Sahara: Will Ban Ki-Moon succeed where his envoy failed?

ban-ki-moonThe UN mediator for the Sahara, Christopher Ross, confirmed Monday that the UN Secretary General Ban Ki-moon plans to visit the Maghreb region shortly in an attempt to revive negotiations for the settlement of the long lasting Western Sahara conflict.

“Ban Ki-Moon wants to visit the region in the coming months to contribute personally to the search for a solution to this conflict that has lasted too long,” said his personal envoy for the Sahara, Christopher Ross, who is currently visiting Algeria.

Ross began on Monday a visit to Algiers, first leg of a new tour in the region that will take him to the Tindouf camps, Rabat and Mauritania.

The UN mediator is back in the region, for the third time since the beginning of the year, with a view in particular to relaunch negotiations between the parties to the conflict, Morocco, Algeria and the Polisario Front, and to prepare Ban Ki-moon’s visit in the region.

The latest informal talks between Morocco and the Polisario date back to March 2012 in Manhasset in the USA. Since then, the UN settlement process is deadlocked and despite the UN envoy’s diplomatic shuttles there was no progress whatsoever.

While Morocco has shown flexibility and made many concessions, the latest being the proposal to grant a broad autonomy to the disputed part of its Sahara, the Algeria-backed Polisario sticks to its initial position.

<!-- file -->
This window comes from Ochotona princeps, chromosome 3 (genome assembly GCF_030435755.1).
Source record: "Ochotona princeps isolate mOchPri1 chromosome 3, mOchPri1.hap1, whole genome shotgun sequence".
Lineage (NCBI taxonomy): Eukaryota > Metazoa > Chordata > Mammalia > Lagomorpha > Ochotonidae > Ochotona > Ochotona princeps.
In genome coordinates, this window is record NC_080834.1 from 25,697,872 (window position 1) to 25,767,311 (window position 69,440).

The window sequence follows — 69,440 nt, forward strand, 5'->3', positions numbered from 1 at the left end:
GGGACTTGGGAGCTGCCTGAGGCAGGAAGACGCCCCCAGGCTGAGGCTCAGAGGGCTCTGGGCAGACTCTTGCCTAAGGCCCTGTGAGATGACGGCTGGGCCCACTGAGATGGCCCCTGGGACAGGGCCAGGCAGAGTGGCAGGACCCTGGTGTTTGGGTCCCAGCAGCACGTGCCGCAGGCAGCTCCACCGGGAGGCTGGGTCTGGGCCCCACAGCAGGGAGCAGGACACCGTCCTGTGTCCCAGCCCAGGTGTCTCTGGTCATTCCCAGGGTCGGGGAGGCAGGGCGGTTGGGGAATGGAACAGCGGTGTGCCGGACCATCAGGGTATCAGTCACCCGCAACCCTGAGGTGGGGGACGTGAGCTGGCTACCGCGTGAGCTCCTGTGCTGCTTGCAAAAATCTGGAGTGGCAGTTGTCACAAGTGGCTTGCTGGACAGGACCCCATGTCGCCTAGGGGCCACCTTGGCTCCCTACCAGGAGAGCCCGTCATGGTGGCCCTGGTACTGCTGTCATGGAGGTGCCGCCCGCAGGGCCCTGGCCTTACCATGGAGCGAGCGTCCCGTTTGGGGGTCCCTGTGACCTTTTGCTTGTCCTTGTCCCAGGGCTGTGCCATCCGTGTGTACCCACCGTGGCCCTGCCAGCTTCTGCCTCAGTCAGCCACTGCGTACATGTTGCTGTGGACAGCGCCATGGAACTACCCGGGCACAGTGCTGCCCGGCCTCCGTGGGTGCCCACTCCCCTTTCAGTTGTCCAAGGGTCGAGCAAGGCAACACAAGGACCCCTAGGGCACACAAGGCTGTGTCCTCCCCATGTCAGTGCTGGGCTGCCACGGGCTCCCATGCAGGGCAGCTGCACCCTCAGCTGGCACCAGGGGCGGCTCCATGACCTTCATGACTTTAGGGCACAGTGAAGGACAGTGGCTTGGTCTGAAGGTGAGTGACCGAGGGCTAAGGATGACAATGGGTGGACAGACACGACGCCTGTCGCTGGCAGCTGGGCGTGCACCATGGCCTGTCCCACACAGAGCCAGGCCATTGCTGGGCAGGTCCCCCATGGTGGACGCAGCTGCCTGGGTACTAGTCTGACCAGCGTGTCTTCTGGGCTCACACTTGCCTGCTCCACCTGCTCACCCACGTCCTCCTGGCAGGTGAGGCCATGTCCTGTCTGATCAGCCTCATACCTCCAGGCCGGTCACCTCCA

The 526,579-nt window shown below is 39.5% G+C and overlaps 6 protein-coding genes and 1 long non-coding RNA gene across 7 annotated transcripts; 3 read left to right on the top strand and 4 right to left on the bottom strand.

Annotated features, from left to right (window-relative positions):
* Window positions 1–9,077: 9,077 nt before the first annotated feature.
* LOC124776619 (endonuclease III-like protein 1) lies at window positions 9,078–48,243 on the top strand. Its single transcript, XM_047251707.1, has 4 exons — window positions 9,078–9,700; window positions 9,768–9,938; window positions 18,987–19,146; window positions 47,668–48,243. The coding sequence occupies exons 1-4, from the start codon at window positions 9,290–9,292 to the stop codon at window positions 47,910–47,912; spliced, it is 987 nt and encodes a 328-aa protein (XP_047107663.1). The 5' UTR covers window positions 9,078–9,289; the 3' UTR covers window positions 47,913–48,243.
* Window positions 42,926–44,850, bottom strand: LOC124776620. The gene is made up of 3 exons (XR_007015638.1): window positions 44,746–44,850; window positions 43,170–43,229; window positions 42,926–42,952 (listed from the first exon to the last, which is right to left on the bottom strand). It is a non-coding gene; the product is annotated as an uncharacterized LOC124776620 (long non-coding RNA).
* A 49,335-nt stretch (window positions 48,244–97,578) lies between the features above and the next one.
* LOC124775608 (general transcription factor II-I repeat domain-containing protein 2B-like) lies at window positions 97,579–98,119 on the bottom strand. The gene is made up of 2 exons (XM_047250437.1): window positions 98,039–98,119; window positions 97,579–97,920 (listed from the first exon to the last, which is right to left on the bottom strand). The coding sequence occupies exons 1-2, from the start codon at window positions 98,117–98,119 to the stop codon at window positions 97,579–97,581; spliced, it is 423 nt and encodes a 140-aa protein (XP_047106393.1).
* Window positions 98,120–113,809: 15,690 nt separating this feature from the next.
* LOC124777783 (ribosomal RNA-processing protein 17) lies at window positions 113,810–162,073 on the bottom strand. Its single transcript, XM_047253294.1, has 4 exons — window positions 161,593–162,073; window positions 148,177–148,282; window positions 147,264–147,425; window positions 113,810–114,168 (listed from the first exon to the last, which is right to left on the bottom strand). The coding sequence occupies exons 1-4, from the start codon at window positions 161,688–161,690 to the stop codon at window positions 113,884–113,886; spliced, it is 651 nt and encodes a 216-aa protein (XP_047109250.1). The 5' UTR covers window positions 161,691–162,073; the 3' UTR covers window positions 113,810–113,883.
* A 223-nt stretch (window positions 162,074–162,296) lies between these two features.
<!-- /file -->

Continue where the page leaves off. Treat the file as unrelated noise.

Actually, the separatist front continues to claim a self-determination referendum, at a time even the UN and most permanent members of the Security Council came to the conclusion that the referendum was not feasible in view of the features of the Western Sahara population, based on a tribal organization and mostly on a nomadic way of life.

It is because of this impasse and of the insurmountable difficulties encountered by the former US ambassador to Algeria, Christopher Ross, who could not even bring the conflicting parties around the same table, that the UN Secretary General decided to make the trip in the region, hoping to end the deadlock.

Yet, will Ban Ki-moon succeed where his personal envoy has failed? That is the question.

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